- Integral steam wand
- Good value for money
- Great creative potential
- Steep learning curve
- Initially stiff portafilter
- Manual dispensing
- Time-consuming to make several coffees at once
This budget-friendly appliance would suit a coffee enthusiast looking for a first home espresso machine. It makes a rich espresso with excellent crema and steams milk to a velvety micro-foam – but you’ll need to invest some time in working out how to use it.
Price When Reviewed
Not currently available in the US
If you want to make high-quality coffee at home and you don’t mind taking the time to learn, this appliance is one to consider. Small-scale and fun, Breville’s Bijou Espresso Machine makes a cracking espresso and lovely frothy milk.
Design & appearance
- Stainless steel body
- 1.5 litre tank
- Makes 1-2 espressos at a time
Inside the box, there’s a 15-bar pump espresso machine, a portafilter, a scoop and tamper, a manual, and two double wall filter baskets – a 1-cup and a 2-cup measure.
The machine itself has a stainless-steel body with a transparent 1.5 litre tank at the back. The power cable is 70cm, so you don’t need to place the appliance directly in front of a plug point. Standing just over 29cm high, 20cm wide and 28cm deep, it’s a neat appliance that doesn’t take up much space on your counter.
At the front, the machine has a three-button row – one for power, one for brew and one for steam – and a dial. Below the portafilter socket, there’s a black plastic drip tray with a stainless-steel grid cover, which is easy to take out and replace.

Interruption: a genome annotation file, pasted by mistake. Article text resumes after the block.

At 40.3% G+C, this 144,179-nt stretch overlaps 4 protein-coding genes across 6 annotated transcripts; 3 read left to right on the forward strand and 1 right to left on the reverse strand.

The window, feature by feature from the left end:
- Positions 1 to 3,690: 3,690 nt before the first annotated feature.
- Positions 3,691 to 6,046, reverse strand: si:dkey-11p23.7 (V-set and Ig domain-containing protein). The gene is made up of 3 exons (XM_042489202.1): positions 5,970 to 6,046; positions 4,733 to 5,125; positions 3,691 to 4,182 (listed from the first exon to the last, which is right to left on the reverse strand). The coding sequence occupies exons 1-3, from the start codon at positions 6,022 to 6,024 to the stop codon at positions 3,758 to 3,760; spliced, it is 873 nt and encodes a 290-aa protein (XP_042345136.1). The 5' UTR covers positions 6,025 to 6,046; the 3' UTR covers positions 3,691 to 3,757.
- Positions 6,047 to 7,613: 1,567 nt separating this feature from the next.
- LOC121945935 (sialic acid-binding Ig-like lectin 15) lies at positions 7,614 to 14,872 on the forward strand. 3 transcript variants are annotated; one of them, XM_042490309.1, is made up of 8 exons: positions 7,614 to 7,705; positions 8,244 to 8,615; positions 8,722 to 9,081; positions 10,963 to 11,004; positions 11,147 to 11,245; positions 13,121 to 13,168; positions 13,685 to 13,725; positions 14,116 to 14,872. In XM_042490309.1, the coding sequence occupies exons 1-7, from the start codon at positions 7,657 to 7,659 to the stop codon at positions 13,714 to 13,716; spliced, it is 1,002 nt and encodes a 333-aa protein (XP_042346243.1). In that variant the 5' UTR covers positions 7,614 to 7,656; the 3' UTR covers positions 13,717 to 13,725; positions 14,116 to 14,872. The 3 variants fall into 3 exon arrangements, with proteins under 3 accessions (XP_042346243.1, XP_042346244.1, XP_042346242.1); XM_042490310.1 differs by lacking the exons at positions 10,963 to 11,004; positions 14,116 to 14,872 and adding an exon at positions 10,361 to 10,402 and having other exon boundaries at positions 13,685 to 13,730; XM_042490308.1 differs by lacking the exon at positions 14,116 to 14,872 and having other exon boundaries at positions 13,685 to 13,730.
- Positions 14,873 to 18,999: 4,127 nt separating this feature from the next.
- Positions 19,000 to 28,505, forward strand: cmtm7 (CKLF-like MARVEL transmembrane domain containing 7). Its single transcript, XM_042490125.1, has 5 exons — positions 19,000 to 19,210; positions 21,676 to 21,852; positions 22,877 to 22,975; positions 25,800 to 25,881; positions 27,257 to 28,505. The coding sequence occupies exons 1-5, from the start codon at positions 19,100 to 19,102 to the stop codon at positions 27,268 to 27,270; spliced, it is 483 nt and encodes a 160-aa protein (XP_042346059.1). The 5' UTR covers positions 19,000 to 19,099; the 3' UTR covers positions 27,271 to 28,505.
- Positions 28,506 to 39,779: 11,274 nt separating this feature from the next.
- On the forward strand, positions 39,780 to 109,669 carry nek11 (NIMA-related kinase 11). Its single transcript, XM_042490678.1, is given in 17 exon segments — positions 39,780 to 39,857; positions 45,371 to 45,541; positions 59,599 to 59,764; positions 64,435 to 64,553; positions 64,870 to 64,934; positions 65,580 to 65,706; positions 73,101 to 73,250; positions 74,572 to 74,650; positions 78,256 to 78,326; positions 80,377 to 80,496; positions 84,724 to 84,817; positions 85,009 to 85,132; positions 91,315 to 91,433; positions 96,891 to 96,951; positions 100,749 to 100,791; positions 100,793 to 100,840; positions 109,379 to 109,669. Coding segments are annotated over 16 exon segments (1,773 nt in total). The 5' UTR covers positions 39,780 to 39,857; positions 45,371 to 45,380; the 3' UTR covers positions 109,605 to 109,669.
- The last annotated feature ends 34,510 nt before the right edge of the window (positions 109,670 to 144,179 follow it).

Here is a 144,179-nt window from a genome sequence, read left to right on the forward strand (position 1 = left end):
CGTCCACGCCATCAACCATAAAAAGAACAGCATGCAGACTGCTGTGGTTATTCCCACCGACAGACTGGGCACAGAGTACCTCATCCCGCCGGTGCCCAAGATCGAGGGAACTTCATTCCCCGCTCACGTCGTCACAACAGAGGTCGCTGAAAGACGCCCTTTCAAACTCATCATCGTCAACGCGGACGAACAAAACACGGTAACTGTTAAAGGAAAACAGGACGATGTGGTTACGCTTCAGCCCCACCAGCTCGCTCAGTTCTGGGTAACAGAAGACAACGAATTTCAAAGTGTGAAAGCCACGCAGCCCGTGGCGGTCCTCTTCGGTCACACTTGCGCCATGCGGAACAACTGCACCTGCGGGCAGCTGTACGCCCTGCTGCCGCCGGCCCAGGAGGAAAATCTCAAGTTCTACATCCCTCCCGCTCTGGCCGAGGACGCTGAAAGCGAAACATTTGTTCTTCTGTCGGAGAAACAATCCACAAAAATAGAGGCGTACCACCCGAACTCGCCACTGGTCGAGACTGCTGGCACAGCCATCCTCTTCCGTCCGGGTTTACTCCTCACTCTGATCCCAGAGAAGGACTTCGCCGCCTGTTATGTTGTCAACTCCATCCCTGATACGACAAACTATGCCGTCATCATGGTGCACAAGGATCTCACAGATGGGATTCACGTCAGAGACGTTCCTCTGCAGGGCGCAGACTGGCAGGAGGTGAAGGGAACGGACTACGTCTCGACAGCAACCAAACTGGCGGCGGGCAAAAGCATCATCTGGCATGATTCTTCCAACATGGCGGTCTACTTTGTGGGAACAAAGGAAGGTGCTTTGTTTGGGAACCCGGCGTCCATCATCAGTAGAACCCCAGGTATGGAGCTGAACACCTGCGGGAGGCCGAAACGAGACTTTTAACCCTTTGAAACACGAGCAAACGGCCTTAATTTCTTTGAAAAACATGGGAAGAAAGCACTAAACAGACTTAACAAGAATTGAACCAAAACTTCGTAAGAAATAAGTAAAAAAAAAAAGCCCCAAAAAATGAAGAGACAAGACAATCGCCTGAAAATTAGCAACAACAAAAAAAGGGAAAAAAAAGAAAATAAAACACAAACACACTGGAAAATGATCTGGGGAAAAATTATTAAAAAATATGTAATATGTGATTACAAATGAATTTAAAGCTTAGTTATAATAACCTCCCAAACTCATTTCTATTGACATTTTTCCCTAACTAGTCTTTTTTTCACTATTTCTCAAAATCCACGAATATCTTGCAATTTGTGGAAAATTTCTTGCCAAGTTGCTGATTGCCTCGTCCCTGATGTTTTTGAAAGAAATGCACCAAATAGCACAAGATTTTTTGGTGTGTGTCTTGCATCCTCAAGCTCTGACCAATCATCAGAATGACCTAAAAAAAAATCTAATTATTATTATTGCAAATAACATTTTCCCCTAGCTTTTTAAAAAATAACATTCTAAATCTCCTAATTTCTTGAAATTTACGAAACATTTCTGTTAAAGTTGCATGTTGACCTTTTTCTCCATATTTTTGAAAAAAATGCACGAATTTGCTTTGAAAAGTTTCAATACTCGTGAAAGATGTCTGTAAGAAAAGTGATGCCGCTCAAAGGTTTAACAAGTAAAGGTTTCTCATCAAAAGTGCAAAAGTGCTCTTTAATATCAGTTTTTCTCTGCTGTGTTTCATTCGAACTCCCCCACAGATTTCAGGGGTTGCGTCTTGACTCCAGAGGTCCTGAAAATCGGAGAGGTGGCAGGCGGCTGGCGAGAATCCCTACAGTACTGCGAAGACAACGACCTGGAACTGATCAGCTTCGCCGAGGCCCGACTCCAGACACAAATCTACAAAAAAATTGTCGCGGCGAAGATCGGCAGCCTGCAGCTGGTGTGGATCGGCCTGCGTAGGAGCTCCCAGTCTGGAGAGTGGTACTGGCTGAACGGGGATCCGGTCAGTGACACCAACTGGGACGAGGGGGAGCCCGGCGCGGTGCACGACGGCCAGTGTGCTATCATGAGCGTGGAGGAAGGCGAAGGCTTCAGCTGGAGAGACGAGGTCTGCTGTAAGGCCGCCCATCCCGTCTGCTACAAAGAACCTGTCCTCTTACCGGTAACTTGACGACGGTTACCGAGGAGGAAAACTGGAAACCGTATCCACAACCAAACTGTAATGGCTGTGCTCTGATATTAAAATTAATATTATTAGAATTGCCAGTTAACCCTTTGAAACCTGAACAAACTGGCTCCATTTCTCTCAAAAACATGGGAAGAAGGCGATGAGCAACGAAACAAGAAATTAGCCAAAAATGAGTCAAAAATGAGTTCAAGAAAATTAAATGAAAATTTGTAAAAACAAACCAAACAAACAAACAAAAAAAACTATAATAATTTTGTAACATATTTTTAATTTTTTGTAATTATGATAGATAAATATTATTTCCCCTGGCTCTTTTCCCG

Performance and use
- No pre-set dispensing volumes
- Not tall enough for a latte glass
- Cool-down needed after steaming milk
After unboxing the machine, you’ll need to wash the tank and run 400 ml of water through the machine to clean it. You can pull out the tank to fill it from the tap – it slips easily back into place – or use a jug while the tank is in situ.
When you turn the machine on, there’s a wait for it to heat up. We found that it takes about six minutes from a very cold start. You’ll know it’s ready when the brew button indicator light stops pulsing.
Once you’ve run the cleaning process, you can make your first coffee.
Choose your filter basket depending on how much coffee you want to make, and then pop it into the portafilter by aligning the basket bump with the portafilter notch – this caught us out initially until we re-read the instructions.
Use the supplied scoop to measure your coffee into the basket, flip the scoop round and tamp the coffee with the other end, making sure to apply pressure. Then twist the portafilter into place on the machine. There’s a bit of a knack to this, and we found it to be a bit stiff at first.
Put your cup underneath the portafilter and turn the control dial to brew; the machine will then start to dispense coffee with soft puffs of steam. When you have the required amount, just turn the dial back to standby.
As you’ll note from the process described, this is not one-button coffee brewing. And unless you have barista training, getting to grips with the machine can constitute a steep learning curve. We had to do a fair amount of experimentation. But this means it’s an ideal purchase for coffee hobbyists on the lookout for their first home espresso machine.
An average espresso shot is 30ml but this is difficult to gauge by eye and we wildly over-dispensed the first few times. Eventually, we ended up using a glass with the correct level marked on the side until we got a good idea of what 30ml looked like in a cup.
The need for a trial and error period is due to the Bijou’s manual dispense dial. This Breville model has no pre-set dispense volume function, which means it’s not the right machine for people who want to press a button or two to get their morning brew.
On the plus side, the manual dispense gives you the ability to easily customise coffee strength in a way that an automatic appliance may not.